So when we read this question from the lawyer, we can kind of understand. We want to find this everlasting life, this eternal life. And I can relate to him. He asks Jesus, “what must I do”. He wants to have something that he can go, right, that’s done, I’m good. Do this, and you’ll get this. Nice and simple. Complete this task, once it’s done, you’ll get eternal life.

But Jesus is never simple like that. And he does what Jesus does best – answers a question with a question. He turns the question around and says to the lawyer – what do you see in the scriptures. When you read God’s word, what does that tell you that you need to do.

And then the Lawyer says something incredibly interesting. He quotes the same two passages that we hear Jesus quote in the books of Matthew and Mark as the two great commandments. Here, Luke has turned it around, and has this Lawyer saying that this is what he’s got out of the torah – these are the two things that can be read. To Love God with everything you’ve got, and to love your neighbour as yourself.

Jesus responds positively, answering the initial question: do this, and you will live.

Who is my neighbour?

But the man thinks, this can’t be it. It’s not a task with a finite finish date. I can’t go and know when I’ve finished it. So he asks another question. “Who is my neighbour?” And Jesus responds with the parable of the Good Samaritan.

The problem is that we’ve lost a lot of what Jesus was trying to get through with this parable. So, if you’ll permit me, let me put a modern spin on this story.

A Roman road from Jericho to Jerusalem
A Roman road from Jericho to Jerusalem

A man was going down from Jerusalem to Jericho, and fell into the hands of gang members, who stripped him, beat him, and went away, leaving him half dead.  Now, by chance, a member of the IDF was going down that road; and when he saw him, he passed by on the other side, thinking that it may be an ambush. So likewise a Rabbi, when he came to the place and saw him, passed by on the other side.

A Palestinian man
A Palestinian man

But a Palestinian while traveling came near him; and when he saw him, he was moved with pity. He went to him and bandaged his wounds, having cleansed them. Then he put him in his car, and took him to an inn and took care of him. The next day, he took out a day’s pay and gave it to the innkeeper and said, “Take care of him; and when I come back, I will repay you whatever more you spend.”

See, the Samaritans were the most hated group of people by the Israelites. They did not interact with each other, and they certainly didn’t touch each other – even moreso when one of them was hurt and bleeding. Travelling Jews would even take longer routes to avoid going into Samaritan land. So when Jesus described the actions of the Samaritan as the one to be held up as ideal, he really shocked a number of people.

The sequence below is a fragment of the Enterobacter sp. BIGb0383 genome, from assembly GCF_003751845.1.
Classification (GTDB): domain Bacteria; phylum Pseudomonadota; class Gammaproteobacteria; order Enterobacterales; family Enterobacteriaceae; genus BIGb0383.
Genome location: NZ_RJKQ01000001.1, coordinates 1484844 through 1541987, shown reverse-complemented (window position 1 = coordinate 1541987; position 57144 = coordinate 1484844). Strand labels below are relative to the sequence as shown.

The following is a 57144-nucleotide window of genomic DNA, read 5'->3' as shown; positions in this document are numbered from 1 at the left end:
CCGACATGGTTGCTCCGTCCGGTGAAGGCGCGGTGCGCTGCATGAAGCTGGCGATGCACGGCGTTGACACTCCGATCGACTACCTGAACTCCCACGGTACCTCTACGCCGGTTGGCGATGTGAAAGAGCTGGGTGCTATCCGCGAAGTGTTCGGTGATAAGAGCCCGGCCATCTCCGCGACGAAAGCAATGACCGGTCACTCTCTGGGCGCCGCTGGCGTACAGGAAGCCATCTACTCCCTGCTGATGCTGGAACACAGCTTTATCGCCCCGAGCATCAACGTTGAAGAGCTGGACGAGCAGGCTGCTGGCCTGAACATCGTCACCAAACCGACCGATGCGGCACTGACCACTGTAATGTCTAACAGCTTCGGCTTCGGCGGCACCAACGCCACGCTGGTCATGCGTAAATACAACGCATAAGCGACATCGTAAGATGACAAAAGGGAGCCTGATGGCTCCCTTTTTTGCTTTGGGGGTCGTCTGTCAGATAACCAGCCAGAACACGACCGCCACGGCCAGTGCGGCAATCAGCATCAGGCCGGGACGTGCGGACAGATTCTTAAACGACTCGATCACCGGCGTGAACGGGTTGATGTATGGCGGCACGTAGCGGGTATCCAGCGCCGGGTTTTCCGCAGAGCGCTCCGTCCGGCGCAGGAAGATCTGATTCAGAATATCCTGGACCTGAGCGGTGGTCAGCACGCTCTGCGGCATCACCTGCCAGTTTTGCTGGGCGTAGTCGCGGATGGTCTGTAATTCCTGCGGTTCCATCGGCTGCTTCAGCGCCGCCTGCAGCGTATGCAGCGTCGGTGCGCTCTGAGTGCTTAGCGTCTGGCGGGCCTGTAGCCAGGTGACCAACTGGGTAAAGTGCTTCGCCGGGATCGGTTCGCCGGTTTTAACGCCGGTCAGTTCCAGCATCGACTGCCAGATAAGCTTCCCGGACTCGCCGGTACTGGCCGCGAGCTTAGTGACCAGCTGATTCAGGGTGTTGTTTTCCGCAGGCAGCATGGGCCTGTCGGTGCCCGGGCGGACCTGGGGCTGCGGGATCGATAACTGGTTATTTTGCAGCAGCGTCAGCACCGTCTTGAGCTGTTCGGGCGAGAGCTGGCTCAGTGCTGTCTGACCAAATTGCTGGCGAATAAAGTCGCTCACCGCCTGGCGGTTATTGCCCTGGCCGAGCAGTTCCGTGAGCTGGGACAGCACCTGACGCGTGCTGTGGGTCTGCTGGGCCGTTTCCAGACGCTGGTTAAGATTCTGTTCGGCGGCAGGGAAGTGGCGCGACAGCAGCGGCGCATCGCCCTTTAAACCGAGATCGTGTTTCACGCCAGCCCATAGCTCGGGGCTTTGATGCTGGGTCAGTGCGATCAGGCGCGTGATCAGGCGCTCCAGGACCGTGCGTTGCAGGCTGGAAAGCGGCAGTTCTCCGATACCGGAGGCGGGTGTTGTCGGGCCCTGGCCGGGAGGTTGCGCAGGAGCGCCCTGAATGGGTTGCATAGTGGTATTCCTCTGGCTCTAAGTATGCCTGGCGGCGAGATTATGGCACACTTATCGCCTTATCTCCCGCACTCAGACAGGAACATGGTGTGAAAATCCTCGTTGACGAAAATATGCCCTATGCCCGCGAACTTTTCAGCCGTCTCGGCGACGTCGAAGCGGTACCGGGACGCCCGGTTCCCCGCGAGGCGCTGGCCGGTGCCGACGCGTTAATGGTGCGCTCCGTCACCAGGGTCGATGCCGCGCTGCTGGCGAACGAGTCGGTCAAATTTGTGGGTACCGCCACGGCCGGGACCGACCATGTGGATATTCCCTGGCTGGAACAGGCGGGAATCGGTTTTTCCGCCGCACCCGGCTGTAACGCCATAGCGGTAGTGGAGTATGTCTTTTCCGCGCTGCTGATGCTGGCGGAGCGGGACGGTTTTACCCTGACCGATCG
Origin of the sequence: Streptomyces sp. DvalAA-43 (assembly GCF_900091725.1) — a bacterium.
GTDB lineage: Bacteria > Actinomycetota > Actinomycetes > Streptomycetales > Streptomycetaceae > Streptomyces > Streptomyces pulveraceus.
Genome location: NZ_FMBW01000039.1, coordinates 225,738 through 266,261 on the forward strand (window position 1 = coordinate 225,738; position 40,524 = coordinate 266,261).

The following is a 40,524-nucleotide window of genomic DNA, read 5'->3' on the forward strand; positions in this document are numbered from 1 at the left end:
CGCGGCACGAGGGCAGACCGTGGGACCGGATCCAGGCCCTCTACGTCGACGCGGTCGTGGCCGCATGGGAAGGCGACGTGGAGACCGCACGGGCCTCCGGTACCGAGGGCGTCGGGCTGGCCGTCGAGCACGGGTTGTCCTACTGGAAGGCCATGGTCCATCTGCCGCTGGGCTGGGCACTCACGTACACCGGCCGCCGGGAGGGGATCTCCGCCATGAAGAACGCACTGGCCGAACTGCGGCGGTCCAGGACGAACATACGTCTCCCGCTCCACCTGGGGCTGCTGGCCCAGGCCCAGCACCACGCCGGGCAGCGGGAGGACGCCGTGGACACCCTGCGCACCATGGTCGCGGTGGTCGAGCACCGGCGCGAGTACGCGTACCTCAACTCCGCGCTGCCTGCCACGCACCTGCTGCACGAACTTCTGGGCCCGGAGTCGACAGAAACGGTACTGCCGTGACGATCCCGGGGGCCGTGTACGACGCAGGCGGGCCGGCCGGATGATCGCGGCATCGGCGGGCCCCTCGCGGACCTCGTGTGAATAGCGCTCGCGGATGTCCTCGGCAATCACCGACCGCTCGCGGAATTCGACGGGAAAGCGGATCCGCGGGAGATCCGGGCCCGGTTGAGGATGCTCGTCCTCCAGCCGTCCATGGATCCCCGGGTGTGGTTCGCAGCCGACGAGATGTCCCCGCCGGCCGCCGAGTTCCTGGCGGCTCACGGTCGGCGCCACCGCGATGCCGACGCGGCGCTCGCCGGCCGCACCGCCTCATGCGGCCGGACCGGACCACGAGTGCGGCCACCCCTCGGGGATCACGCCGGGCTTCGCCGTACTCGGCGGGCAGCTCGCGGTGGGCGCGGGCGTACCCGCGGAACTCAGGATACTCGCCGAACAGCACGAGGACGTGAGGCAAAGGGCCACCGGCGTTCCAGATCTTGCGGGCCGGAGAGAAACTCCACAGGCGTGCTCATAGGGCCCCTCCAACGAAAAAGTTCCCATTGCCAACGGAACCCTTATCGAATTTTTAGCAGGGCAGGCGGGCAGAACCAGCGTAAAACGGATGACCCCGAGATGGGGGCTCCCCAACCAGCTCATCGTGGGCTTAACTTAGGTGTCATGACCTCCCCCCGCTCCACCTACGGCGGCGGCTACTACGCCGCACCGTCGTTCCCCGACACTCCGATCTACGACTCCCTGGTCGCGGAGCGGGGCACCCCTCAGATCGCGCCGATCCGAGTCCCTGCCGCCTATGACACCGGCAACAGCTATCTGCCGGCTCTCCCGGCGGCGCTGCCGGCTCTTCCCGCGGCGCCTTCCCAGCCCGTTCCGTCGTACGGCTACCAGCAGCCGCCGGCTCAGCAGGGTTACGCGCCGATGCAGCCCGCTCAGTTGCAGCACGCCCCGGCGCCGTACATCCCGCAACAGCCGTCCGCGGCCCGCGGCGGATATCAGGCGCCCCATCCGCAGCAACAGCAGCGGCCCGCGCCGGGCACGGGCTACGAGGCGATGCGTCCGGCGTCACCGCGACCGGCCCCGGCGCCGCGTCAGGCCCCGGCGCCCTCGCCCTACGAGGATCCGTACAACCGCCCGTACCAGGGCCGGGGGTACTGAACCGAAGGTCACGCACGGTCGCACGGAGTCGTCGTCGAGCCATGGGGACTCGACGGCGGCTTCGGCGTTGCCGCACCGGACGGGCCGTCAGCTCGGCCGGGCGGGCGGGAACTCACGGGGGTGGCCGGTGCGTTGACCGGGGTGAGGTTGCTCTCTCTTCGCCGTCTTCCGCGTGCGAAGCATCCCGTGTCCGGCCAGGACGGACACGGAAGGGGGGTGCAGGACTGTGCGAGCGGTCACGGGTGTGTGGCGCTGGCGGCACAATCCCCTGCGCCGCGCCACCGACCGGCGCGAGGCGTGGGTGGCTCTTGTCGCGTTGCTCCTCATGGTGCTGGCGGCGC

Maybe your Samaritan is something different. Maybe it’s the Good Centrelink Employee. Maybe it’s the Good Boat Person. Maybe it’s the Good Politician. Maybe it’s the Good Christian. Whoever that person is, the actions that flow from that is what counts.

Go and do likewise

In Jesus’ day, it was thought that the priests and the Levites were the people that were good. They knew the law and they followed it. They knew that to touch someone who was bleeding would make themselves unclean. But for Jesus, these two commandments override everything else. So sure, remain clean, but not at the expense of loving your neighbour. Jesus poses a question to the lawyer and asks who was a neighbour? The lawyer can’t even bring himself to say Samaritan, so he says “The one who showed him mercy”, but he is the one that Jesus says to emulate in their behaviour.

So what are we to do? We must make sure that through our programs we are caring for every person that comes through our door. The way that care looks might look a bit different for each person , but we need to meet them where they are, meet their immediate needs, and minister to them in that way.

William Booth, founder of The Salvation Army, once said, “What is the use of preaching the Gospel to men whose whole attention is concentrated upon a mad, desperate struggle to keep themselves alive?” I guess that’s the whole idea behind the traditional Salvo saying of “Soup, Soap and Salvation” – you won’t save a man if he’s hungry and not clean. Indeed, there’s a theory in the Social Services called

Maslow's Heirarcy of Needs
Maslow’s Heirarcy of Needs

Mazlow’s Heirarchy of needs, which defines different levels of needs for a person to function in society. The basic theory goes that if one of the lower level needs aren’t met, a person can’t begin to process any of the higher level needs. So if someone’s worried about where their next meal is going to come from, there’s no point trying to convert them to Christianity. Instead, meet their immediate needs – get them some food.

Like the Samaritan in our parable, he didn’t try to convert him, or to seek out revenge against the bandits. His first action was to get the man to a safe place, then look after his wounds, and when he could stay no longer, he made provisions for his continued healing.